Panel concentrated on how to ensure the accuracy of pulse oximeters for all skin tones before they reach drugstore shelves
On Friday, a U.S. Food and Drug Administration advisory panel addressed the ongoing issue of less accurate readings from pulse oximeters when used by individuals with darker skin.
During its daylong meeting, the FDA Anesthesiology and Respiratory Therapy Devices Panel reviewed ways to better evaluate the accuracy of pulse oximeters in patients with darker skin. Although there is more work to be done when it comes to making pulse oximeters more accurate, panel member Jeffrey Feldman, M.D., said the benefits of these devices still outweigh their limitations.
“This technology has and continues to save lives on a daily basis in this country. … It needs to be improved. We need to look at health disparities, and we need to do better,” he said after the meeting, CNN reported. “But we also need to recognize how valuable this technology is for patients every day, at home, and in the hospital.”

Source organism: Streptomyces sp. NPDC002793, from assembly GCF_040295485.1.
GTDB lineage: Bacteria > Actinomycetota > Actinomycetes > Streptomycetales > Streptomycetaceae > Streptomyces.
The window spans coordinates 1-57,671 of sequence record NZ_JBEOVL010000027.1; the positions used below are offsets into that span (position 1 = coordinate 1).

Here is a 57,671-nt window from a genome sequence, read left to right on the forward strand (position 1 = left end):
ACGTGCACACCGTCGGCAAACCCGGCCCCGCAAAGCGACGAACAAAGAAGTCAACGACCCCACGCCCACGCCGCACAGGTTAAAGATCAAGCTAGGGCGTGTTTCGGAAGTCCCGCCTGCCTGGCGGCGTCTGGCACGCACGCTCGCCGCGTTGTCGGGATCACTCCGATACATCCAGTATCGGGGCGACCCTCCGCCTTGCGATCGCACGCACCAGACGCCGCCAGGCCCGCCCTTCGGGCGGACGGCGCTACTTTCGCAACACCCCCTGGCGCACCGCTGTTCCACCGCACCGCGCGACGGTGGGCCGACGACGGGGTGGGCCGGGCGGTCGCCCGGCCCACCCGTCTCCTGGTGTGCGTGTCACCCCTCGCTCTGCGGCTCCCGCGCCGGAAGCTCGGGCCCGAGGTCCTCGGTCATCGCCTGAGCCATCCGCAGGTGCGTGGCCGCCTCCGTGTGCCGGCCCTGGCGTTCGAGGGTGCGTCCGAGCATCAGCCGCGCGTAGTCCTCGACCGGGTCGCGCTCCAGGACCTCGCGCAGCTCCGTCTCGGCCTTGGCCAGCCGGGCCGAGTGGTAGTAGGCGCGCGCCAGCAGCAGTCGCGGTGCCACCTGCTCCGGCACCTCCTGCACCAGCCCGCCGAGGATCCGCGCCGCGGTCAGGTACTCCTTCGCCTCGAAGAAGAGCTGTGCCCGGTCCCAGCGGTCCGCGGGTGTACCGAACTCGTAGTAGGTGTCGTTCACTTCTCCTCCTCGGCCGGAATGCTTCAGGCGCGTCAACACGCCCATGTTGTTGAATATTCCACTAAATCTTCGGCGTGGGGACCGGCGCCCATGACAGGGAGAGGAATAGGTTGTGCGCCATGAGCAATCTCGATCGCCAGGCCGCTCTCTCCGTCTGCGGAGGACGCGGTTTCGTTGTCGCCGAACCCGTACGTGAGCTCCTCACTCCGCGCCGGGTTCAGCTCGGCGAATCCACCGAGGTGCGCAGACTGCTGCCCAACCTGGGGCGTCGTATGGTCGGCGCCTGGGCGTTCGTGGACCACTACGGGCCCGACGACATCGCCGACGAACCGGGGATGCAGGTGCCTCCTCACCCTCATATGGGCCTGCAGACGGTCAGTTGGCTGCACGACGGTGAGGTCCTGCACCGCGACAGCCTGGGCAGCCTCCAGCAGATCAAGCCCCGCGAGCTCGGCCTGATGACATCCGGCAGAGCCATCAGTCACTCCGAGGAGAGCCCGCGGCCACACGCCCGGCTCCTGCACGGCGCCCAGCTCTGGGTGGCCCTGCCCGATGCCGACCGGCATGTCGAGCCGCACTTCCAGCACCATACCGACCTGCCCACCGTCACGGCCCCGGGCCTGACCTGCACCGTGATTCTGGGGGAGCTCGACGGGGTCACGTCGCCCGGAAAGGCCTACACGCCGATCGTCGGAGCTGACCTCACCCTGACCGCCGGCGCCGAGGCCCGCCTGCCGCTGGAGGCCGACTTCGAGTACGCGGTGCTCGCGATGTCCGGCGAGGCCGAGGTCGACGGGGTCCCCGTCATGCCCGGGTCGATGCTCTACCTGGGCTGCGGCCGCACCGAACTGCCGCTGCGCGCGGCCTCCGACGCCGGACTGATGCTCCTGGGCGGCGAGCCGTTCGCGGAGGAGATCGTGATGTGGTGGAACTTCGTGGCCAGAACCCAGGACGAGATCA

Precisely because the general public can use these devices at home to check their oxygen levels, the panel homed in on how to ensure the accuracy of pulse oximeters for all skin tones before they reach drugstore shelves. So, the panel focused on the structure of company trials testing the products.
Back in 2013, the FDA issued premarket guidance for developers of pulse oximeters, recommending that they have “a range of skin pigmentation” represented in their clinical studies of the devices, including at least two “darkly pigmented subjects or 15 percent of the study group,” whichever is larger.
Now, the FDA is weighing proposals to update these clinical trials to include more diverse groups of people, with at least 24 participants spanning the entire range of skin tones on the 10-shade Monk Skin Tone scale.
“There’s no question that more diversity needs to be a part of whatever new requirements that they would issue,” Feldman said. “The prior requirements in 2013 were small numbers and really not very diverse — the only requirement was for up to two patients of color — and so that I think has proven to be inadequate to predict real-world performance.”